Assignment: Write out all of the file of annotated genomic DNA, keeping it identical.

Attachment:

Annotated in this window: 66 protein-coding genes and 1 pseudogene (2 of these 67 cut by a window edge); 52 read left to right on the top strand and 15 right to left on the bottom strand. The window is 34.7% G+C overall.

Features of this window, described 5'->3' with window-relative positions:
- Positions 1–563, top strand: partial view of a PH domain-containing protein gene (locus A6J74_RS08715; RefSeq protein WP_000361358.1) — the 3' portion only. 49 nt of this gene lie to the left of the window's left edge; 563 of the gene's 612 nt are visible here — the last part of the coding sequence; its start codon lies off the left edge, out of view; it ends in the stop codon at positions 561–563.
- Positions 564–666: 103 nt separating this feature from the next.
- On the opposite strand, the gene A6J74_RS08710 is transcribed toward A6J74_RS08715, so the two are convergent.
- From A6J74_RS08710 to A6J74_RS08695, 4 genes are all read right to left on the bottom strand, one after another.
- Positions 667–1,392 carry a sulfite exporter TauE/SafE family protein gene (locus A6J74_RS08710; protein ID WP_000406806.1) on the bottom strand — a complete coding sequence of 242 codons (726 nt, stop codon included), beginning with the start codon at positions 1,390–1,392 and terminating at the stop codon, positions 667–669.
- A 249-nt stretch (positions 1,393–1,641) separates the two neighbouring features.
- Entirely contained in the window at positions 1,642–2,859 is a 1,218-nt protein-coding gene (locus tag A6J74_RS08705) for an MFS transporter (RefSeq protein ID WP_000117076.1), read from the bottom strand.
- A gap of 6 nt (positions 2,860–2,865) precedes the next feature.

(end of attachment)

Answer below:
Annotated in this window: 66 protein-coding genes and 1 pseudogene (2 of these 67 cut by a window edge); 52 read left to right on the top strand and 15 right to left on the bottom strand. The window is 34.7% G+C overall.

Features of this window, described 5'->3' with window-relative positions:
- Positions 1–563, top strand: partial view of a PH domain-containing protein gene (locus A6J74_RS08715; RefSeq protein WP_000361358.1) — the 3' portion only. 49 nt of this gene lie to the left of the window's left edge; 563 of the gene's 612 nt are visible here — the last part of the coding sequence; its start codon lies off the left edge, out of view; it ends in the stop codon at positions 561–563.
- Positions 564–666: 103 nt separating this feature from the next.
- On the opposite strand, the gene A6J74_RS08710 is transcribed toward A6J74_RS08715, so the two are convergent.
- From A6J74_RS08710 to A6J74_RS08695, 4 genes are all read right to left on the bottom strand, one after another.
- Positions 667–1,392 carry a sulfite exporter TauE/SafE family protein gene (locus A6J74_RS08710; protein ID WP_000406806.1) on the bottom strand — a complete coding sequence of 242 codons (726 nt, stop codon included), beginning with the start codon at positions 1,390–1,392 and terminating at the stop codon, positions 667–669.
- A 249-nt stretch (positions 1,393–1,641) separates the two neighbouring features.
- Entirely contained in the window at positions 1,642–2,859 is a 1,218-nt protein-coding gene (locus tag A6J74_RS08705) for an MFS transporter (RefSeq protein ID WP_000117076.1), read from the bottom strand.
- A gap of 6 nt (positions 2,860–2,865) precedes the next feature.